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Crystal ball coupe from Munich


BMW says its Concept CS, unveiled at the Auto Shanghai 2007 motor show in China, is not a prototype of a new model, but contains features which may be used on future production vehicles.

Built on a unique platform, the four-seat, four-door coupe is said to offer “a vision of future BMW design rather than the first look at a new product.”

It was created by a team at BMW Design Development in Munich and has several exterior and interior design touches that could make their way on to future models. Its body width increases towards the rear to emphasise the car’s sporting potential, and wide track.

The Concept CS is 400mm wider (1978mm excluding mirrors) and 67mm longer (5106mm) than a standard wheelbase BMW 7 Series.

The highest point of its roofline is 1367mm – 124mm lower than a BMW 7 Series. BMW’s classic kidney grille design has been reworked to improve airflow to the 5.0-litre V10 engine.

The ConceptCS has BMW’s traditional Hofmeister kink on the C-pillar and dual corona ring headlights.

The dual headlights use LED reverse projection technology to provide the illumination. Rearward facing lights project a beam on to a smooth reflective surface, which in turn conveys a precise beam on to the road ahead.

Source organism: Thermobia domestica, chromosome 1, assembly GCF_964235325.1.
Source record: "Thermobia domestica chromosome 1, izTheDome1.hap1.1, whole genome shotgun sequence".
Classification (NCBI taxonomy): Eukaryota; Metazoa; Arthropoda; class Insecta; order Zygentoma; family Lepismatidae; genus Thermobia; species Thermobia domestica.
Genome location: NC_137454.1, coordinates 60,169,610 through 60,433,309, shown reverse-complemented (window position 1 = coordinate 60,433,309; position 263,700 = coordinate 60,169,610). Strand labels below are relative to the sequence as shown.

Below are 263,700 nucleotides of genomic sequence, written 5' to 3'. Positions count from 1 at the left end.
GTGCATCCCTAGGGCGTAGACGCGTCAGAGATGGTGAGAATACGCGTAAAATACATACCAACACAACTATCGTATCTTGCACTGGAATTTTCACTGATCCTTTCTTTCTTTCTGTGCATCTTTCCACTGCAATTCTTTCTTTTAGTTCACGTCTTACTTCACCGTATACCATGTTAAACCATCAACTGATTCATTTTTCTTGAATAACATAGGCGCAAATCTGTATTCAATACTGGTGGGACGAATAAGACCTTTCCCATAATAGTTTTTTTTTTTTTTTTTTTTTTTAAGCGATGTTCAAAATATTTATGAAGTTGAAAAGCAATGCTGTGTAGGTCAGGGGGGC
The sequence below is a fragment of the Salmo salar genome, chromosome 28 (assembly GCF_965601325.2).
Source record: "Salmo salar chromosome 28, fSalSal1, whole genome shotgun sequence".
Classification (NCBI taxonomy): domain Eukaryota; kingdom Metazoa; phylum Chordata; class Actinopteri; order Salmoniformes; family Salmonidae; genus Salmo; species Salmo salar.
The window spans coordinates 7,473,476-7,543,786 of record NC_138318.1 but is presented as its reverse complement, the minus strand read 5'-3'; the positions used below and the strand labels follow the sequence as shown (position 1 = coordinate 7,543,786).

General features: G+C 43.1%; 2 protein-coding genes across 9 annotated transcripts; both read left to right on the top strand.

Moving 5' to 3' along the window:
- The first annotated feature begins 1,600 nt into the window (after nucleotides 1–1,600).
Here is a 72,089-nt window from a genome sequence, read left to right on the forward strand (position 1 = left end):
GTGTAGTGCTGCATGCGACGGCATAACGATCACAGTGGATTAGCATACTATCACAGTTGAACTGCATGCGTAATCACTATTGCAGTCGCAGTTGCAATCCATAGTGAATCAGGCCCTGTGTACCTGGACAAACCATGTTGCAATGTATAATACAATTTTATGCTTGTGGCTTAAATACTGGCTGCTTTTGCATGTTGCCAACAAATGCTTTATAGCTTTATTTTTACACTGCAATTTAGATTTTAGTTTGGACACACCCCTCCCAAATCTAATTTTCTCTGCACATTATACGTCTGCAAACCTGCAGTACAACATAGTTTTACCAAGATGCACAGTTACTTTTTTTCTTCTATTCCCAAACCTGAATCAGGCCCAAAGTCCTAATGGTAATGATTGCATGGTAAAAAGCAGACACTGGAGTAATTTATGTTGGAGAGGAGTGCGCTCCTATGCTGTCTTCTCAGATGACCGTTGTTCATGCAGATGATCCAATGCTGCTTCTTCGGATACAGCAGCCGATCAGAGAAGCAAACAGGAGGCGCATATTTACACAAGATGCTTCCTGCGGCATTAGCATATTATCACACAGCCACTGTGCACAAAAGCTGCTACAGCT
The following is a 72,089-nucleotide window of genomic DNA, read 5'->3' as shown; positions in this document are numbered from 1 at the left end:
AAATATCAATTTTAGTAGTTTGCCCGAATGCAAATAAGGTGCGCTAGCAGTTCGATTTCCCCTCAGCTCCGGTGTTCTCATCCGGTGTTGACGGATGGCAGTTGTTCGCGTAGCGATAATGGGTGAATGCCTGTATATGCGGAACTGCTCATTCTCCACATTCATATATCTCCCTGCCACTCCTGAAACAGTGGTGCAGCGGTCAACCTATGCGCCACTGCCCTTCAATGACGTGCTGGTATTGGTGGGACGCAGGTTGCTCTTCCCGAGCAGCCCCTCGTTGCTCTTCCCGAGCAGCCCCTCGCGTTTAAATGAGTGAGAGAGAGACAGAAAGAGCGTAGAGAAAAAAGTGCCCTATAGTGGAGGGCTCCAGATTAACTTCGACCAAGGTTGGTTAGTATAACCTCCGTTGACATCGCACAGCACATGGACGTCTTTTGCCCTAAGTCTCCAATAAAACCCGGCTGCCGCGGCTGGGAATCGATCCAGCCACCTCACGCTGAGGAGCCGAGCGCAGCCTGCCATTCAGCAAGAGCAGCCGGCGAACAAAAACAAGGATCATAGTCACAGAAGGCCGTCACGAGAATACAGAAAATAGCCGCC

BMW says the technology provides a wide expanse of illumination without dazzling oncoming motorists. Flared wheelarches house uniquely-styled 21-inch light alloy wheels.

BMW’s usual distinctive shoulder line is differentiated on the Concept CS with a break at the rear quarter. A trailing shoulder line at the rear curves to mirror the line of the rear wheelarch.

The door handles are fitted flush to the lower window ledge so the bodywork remains clean and without interruption. Access to the car is controlled via sensors which, when activated, move the door handles proud of the bodywork.

The BMW Concept CS’s cabin is distinctive for the layered interior surfaces that create a unique style. Clearly defined joints between different pieces of the interior serve a functional purpose.

Gone are the traditional air vents present on current car centre consoles, replaced by slender gaps between the centre console’s materials from which air is distributed. The same openings also provide an aperture for discreet lighting.

The layered interior design concept, applied to the design of the double circular instrument dials, provides clearly structured information on several visual levels.

Controls and instruments are ceramic, and the driver and three passengers are cocooned in innovative sports seats with a height-adjustable collar element. The new seat design houses elements of the car’s entertainment and communication systems.

Auto Trader New Zealand